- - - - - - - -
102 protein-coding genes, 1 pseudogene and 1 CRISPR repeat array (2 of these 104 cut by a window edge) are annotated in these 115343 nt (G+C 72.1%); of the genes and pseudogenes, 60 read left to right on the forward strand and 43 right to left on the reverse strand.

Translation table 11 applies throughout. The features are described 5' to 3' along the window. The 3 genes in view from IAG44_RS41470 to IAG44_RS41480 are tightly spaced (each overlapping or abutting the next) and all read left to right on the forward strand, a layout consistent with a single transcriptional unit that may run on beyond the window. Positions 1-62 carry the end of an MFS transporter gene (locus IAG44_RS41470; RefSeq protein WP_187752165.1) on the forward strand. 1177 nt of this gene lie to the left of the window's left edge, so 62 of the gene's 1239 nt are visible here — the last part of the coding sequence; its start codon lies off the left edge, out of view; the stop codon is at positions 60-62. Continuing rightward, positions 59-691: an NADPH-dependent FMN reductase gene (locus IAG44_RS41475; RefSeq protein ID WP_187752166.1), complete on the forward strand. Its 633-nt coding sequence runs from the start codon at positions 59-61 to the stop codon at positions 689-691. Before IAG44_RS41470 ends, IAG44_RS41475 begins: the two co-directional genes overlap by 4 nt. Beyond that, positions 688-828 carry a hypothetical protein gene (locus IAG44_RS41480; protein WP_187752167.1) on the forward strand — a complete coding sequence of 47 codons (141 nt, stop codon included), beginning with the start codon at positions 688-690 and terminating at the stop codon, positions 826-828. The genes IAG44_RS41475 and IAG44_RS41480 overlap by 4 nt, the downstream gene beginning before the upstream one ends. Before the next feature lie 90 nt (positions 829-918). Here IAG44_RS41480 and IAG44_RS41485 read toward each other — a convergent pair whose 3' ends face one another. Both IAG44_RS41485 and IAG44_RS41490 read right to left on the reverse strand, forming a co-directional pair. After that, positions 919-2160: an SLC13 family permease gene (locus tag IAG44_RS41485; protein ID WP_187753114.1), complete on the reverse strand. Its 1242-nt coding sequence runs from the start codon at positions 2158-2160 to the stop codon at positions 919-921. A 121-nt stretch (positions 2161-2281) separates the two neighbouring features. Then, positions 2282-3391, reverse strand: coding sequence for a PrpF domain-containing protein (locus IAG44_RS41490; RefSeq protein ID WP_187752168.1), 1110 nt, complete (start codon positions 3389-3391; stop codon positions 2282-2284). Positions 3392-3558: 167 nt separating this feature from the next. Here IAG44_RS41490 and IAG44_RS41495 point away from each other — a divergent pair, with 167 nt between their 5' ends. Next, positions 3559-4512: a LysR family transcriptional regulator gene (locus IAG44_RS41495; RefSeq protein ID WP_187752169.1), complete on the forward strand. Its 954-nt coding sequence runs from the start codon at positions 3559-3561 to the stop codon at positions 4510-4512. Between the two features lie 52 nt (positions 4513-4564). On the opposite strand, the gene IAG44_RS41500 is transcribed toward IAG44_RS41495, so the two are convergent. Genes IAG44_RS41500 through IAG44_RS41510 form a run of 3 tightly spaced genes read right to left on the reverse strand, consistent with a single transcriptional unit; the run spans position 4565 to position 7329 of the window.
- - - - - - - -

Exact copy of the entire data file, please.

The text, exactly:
102 protein-coding genes, 1 pseudogene and 1 CRISPR repeat array (2 of these 104 cut by a window edge) are annotated in these 115343 nt (G+C 72.1%); of the genes and pseudogenes, 60 read left to right on the forward strand and 43 right to left on the reverse strand.

Translation table 11 applies throughout. The features are described 5' to 3' along the window. The 3 genes in view from IAG44_RS41470 to IAG44_RS41480 are tightly spaced (each overlapping or abutting the next) and all read left to right on the forward strand, a layout consistent with a single transcriptional unit that may run on beyond the window. Positions 1-62 carry the end of an MFS transporter gene (locus IAG44_RS41470; RefSeq protein WP_187752165.1) on the forward strand. 1177 nt of this gene lie to the left of the window's left edge, so 62 of the gene's 1239 nt are visible here — the last part of the coding sequence; its start codon lies off the left edge, out of view; the stop codon is at positions 60-62. Continuing rightward, positions 59-691: an NADPH-dependent FMN reductase gene (locus IAG44_RS41475; RefSeq protein ID WP_187752166.1), complete on the forward strand. Its 633-nt coding sequence runs from the start codon at positions 59-61 to the stop codon at positions 689-691. Before IAG44_RS41470 ends, IAG44_RS41475 begins: the two co-directional genes overlap by 4 nt. Beyond that, positions 688-828 carry a hypothetical protein gene (locus IAG44_RS41480; protein WP_187752167.1) on the forward strand — a complete coding sequence of 47 codons (141 nt, stop codon included), beginning with the start codon at positions 688-690 and terminating at the stop codon, positions 826-828. The genes IAG44_RS41475 and IAG44_RS41480 overlap by 4 nt, the downstream gene beginning before the upstream one ends. Before the next feature lie 90 nt (positions 829-918). Here IAG44_RS41480 and IAG44_RS41485 read toward each other — a convergent pair whose 3' ends face one another. Both IAG44_RS41485 and IAG44_RS41490 read right to left on the reverse strand, forming a co-directional pair. After that, positions 919-2160: an SLC13 family permease gene (locus tag IAG44_RS41485; protein ID WP_187753114.1), complete on the reverse strand. Its 1242-nt coding sequence runs from the start codon at positions 2158-2160 to the stop codon at positions 919-921. A 121-nt stretch (positions 2161-2281) separates the two neighbouring features. Then, positions 2282-3391, reverse strand: coding sequence for a PrpF domain-containing protein (locus IAG44_RS41490; RefSeq protein ID WP_187752168.1), 1110 nt, complete (start codon positions 3389-3391; stop codon positions 2282-2284). Positions 3392-3558: 167 nt separating this feature from the next. Here IAG44_RS41490 and IAG44_RS41495 point away from each other — a divergent pair, with 167 nt between their 5' ends. Next, positions 3559-4512: a LysR family transcriptional regulator gene (locus IAG44_RS41495; RefSeq protein ID WP_187752169.1), complete on the forward strand. Its 954-nt coding sequence runs from the start codon at positions 3559-3561 to the stop codon at positions 4510-4512. Between the two features lie 52 nt (positions 4513-4564). On the opposite strand, the gene IAG44_RS41500 is transcribed toward IAG44_RS41495, so the two are convergent. Genes IAG44_RS41500 through IAG44_RS41510 form a run of 3 tightly spaced genes read right to left on the reverse strand, consistent with a single transcriptional unit; the run spans position 4565 to position 7329 of the window.